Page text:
Going on parental leave and experiencing the replacement blues? Let those worries go; Kate Pollard explains why it’s a good thing that your shoes are being filled on parental leave.
You’re 35 weeks pregnant, tired, hormonal — when you’re introduced to the person who will fill your role while you’re on leave. They’re full of energy and enthusiasm, and all you can think about is, What if they’re better than me? Will my manager prefer them? Will my team prefer them? What if I’m not wanted back?
Says Julie, a mother-of-two, “I was so worried. My new replacement was awesome and seemed to want to make a big impact immediately. Everyone loved her and I was happy to have her, but also so envious at the same time.”
Stop. Stop right now.
You must let go of those unhelpful thoughts and embrace the positives. You have someone to cover for you. Imagine if there was not someone stepping in to fill your role and instead you are told, “We will not be replacing your role but absorbing your work across the team.” How would that make you feel?
If you are experiencing the replacement blues, we have pulled some tips together to help you through the transition.
It’s OK to have conflicting emotions
The first thing you need to know is that it’s pretty normal to feel a little bit conflicted about your replacement. By this stage, you’re possibly heavily pregnant and feeling exhausted. Showing up for work every day might be a mission at this stage, and even small tasks like putting on your shoes seem virtually impossible. You’re on the winddown, and like most, you’re probably feeling a little distracted. Focusing on work is a bit challenging (fondly referred to as the ‘pregnancy glaze’). The energy of your replacement will be unsettling, but remember that they will be bringing their shiny A-game to impress and that for you, it’s very normal to have mixed emotions, or feel a bit threatened.
Whatever emotion you’re feeling, it’s important to acknowledge it, and move past it. You need to let go and turn your focus in your last few weeks to get your replacement up to speed as quickly as possible. You also want your last few weeks to be as enjoyable as they can be. Worrying about so many different scenarios that are unlikely to happen isn’t particularly helpful.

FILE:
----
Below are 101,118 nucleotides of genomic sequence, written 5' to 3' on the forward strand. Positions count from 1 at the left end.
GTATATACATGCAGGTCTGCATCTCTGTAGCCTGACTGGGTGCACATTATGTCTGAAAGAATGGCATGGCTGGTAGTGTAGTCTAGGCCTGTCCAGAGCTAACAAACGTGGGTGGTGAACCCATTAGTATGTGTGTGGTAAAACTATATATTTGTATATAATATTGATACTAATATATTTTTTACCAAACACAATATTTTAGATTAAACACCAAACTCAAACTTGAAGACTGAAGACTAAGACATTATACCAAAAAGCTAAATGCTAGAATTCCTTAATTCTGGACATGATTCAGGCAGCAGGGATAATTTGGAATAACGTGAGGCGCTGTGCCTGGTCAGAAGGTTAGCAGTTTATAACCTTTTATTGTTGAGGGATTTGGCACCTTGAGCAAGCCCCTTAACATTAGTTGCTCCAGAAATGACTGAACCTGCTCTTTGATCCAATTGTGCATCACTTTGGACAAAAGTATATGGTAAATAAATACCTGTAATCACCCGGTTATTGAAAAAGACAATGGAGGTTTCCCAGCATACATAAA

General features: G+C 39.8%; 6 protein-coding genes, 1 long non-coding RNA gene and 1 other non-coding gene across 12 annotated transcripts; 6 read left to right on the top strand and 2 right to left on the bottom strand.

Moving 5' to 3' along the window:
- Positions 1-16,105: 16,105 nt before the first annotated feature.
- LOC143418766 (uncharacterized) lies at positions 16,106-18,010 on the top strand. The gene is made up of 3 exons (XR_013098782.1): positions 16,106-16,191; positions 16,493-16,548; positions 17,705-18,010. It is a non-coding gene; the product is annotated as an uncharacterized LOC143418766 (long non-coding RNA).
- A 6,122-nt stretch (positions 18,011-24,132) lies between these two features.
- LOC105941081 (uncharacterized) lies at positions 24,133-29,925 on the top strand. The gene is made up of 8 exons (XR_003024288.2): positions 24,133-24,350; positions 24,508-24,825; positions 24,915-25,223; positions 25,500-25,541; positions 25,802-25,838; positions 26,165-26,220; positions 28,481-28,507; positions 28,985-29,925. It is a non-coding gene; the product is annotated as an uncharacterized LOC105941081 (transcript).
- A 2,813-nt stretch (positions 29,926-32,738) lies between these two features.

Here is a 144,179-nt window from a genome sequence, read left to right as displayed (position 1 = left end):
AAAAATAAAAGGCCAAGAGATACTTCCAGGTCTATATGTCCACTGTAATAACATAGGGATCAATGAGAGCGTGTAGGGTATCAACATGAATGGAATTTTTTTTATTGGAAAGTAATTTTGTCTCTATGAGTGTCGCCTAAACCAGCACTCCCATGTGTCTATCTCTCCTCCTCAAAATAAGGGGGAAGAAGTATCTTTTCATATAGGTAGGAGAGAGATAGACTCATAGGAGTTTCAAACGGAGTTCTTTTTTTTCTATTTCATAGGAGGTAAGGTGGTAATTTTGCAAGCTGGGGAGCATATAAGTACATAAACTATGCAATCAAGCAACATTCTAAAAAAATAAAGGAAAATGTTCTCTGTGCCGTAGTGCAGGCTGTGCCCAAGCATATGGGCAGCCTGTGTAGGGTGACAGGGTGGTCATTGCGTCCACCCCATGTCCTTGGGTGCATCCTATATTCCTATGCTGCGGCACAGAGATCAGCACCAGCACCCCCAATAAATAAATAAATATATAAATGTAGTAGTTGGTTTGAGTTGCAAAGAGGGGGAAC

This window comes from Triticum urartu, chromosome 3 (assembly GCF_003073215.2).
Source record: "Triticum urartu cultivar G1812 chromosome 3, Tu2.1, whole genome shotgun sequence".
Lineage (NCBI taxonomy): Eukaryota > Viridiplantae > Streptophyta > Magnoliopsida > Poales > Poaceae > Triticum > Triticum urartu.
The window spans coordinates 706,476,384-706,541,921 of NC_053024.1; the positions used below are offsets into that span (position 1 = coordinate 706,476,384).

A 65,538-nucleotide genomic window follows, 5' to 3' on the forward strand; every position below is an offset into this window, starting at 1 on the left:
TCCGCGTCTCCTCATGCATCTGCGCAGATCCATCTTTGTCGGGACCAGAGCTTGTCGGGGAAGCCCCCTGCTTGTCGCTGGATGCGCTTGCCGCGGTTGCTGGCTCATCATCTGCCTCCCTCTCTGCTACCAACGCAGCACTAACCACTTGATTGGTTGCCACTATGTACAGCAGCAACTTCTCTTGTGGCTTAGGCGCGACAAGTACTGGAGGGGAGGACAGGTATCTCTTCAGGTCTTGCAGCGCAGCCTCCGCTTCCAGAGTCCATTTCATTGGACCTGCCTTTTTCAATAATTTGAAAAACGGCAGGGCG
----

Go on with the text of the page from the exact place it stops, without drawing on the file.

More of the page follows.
Allow your replacement to step into your role before you go on leave. Be organized and have everything documented to hand over, and then spend as much time as possible walking them through it all. We’d also suggest getting them to take the lead so you can ‘shadow’ them and help troubleshoot problems as they come up. You want to set your replacement up to succeed in your role as much as possible. By letting them take the lead, they will get to properly test run your role while still having you around for support. The best thing about taking this approach is that you can also start to wind down and enjoy your last few weeks.
Keeping in touch
If you feel comfortable, give your replacement your contact details while you are on leave. You don’t want to be contacted every day, but it might be nice to stay in touch and get the occasional update. There may also be a problem that you can quickly provide some advice on over the phone. This is your personal decision though, and you may equally want to disconnect from work for a while, especially in the early days of new parenthood.
Dealing with a replacement is not necessarily easy, but embrace it and feel grateful that you have one. We know too many people who’ve left the office on their last day feeling stressed and unable to hand their work over.
Think of the positives. Having a replacement allows you to enjoy those precious last few weeks. Try not to feel guilty but grateful.
Written by Kate Pollard, Co-founder of Circle In.